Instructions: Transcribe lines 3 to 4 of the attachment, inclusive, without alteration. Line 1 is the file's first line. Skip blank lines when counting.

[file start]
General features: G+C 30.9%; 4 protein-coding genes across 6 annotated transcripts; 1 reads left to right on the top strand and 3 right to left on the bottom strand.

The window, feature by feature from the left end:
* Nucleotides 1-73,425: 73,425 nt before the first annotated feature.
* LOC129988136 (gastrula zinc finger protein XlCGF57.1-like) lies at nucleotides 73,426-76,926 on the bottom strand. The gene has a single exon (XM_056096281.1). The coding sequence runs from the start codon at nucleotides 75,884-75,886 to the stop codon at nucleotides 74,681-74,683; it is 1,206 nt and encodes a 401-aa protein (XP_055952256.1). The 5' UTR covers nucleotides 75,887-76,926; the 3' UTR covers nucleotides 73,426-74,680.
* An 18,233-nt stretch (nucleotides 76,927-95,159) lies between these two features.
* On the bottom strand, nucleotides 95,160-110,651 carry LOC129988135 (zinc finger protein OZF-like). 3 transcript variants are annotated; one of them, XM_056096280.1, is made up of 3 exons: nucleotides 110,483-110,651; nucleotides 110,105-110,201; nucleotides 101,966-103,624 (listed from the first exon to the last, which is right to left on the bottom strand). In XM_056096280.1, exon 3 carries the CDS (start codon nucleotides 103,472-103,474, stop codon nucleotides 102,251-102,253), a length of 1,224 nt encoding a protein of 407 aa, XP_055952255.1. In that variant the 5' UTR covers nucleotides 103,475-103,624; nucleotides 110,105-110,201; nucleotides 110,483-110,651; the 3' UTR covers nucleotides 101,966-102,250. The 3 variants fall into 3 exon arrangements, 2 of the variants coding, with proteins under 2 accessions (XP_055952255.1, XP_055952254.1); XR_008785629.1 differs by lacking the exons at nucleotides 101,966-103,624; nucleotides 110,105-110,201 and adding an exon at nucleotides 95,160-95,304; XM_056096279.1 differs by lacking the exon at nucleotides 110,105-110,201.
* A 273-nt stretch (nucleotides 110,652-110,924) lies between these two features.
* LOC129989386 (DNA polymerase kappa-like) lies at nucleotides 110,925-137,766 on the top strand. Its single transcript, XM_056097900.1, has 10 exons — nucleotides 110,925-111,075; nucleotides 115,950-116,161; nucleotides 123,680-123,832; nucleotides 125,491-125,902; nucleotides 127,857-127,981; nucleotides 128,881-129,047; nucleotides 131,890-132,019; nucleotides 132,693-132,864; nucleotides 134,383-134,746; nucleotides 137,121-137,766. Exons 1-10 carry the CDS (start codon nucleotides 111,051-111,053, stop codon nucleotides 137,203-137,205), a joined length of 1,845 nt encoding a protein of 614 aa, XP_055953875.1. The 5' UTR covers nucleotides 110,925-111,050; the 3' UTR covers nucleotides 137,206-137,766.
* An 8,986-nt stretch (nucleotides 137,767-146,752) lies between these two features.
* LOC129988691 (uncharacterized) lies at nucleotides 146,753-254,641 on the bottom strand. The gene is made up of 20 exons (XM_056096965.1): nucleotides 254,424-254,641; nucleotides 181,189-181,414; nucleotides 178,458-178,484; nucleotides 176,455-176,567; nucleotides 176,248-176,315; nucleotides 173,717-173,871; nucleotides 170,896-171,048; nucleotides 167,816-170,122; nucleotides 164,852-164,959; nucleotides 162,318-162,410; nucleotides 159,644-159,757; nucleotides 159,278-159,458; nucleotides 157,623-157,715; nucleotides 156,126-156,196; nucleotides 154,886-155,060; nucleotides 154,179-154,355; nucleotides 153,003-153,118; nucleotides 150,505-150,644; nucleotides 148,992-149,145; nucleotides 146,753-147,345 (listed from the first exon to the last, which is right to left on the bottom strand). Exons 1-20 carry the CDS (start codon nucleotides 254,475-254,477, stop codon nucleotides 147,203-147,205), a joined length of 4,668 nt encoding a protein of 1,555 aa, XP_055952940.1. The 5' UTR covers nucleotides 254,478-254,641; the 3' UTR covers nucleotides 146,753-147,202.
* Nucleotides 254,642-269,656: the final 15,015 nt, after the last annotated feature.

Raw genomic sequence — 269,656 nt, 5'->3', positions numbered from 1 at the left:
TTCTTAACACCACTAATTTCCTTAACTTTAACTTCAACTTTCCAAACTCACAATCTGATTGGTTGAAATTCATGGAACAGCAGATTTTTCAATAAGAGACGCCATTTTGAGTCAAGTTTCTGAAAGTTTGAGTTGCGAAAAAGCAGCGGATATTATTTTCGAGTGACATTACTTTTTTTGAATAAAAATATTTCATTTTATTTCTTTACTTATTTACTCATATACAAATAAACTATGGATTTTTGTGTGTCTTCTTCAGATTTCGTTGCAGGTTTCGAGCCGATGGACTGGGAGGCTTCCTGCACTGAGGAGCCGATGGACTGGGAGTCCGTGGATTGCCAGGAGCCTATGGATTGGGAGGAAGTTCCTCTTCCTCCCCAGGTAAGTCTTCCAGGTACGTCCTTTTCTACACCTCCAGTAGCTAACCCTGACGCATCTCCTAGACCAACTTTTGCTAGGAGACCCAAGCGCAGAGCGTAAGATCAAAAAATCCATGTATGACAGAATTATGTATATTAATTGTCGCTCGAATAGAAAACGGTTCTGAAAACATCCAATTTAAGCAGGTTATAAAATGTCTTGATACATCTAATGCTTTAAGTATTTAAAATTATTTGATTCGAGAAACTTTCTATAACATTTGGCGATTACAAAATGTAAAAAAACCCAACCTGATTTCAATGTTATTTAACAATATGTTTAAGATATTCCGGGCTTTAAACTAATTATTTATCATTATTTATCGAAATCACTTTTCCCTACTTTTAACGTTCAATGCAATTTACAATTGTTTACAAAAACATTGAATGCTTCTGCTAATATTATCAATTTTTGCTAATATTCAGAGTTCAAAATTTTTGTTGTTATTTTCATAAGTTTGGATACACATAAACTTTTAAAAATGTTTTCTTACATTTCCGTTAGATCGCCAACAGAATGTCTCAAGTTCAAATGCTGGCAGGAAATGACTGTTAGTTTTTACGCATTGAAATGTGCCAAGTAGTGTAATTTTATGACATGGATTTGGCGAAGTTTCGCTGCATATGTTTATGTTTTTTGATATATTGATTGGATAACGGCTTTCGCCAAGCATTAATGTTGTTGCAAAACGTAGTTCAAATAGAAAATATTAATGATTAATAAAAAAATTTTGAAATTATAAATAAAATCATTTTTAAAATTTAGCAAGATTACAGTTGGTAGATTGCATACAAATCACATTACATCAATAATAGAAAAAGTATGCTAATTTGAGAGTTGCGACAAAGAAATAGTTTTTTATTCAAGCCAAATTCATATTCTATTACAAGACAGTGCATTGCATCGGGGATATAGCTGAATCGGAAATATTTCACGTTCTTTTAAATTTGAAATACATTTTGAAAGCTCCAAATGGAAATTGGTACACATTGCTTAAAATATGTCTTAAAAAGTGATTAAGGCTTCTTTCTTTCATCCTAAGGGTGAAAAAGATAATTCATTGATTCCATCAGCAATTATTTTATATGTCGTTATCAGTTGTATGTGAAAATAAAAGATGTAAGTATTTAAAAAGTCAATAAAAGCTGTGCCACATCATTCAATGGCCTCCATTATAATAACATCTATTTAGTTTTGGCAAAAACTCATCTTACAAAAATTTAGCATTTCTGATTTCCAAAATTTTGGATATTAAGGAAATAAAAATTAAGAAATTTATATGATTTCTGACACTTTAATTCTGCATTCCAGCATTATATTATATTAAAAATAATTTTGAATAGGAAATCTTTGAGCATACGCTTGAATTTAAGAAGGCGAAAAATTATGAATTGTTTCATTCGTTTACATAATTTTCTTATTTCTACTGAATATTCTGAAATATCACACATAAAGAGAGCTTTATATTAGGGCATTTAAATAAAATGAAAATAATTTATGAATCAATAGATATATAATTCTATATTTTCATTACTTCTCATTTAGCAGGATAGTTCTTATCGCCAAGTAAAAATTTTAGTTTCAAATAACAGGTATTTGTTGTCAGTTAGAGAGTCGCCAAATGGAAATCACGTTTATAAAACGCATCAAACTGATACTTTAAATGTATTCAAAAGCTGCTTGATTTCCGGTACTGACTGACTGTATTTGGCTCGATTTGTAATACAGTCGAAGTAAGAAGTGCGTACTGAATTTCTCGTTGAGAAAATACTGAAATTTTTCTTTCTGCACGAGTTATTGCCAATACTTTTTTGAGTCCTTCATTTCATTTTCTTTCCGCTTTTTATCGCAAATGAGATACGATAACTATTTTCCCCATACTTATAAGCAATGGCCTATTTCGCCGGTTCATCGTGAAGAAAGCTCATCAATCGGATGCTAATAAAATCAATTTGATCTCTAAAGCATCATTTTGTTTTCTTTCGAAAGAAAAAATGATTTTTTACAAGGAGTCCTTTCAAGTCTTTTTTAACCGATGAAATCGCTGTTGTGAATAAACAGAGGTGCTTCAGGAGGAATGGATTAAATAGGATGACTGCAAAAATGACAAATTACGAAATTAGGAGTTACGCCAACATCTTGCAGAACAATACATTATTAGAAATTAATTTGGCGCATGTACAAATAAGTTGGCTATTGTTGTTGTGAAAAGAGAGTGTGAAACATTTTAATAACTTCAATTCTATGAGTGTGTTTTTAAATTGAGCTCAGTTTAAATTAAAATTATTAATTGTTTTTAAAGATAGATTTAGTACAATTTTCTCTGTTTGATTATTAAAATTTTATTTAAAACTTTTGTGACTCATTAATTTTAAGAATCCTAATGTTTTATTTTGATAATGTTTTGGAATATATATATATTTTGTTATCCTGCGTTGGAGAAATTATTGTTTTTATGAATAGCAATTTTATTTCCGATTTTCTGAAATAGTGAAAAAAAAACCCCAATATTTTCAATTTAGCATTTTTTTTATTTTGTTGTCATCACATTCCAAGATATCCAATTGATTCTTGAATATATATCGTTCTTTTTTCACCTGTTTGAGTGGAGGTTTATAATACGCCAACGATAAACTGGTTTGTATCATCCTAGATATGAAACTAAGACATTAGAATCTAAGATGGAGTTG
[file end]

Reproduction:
* Nucleotides 1-73,425: 73,425 nt before the first annotated feature.
* LOC129988136 (gastrula zinc finger protein XlCGF57.1-like) lies at nucleotides 73,426-76,926 on the bottom strand. The gene has a single exon (XM_056096281.1). The coding sequence runs from the start codon at nucleotides 75,884-75,886 to the stop codon at nucleotides 74,681-74,683; it is 1,206 nt and encodes a 401-aa protein (XP_055952256.1). The 5' UTR covers nucleotides 75,887-76,926; the 3' UTR covers nucleotides 73,426-74,680.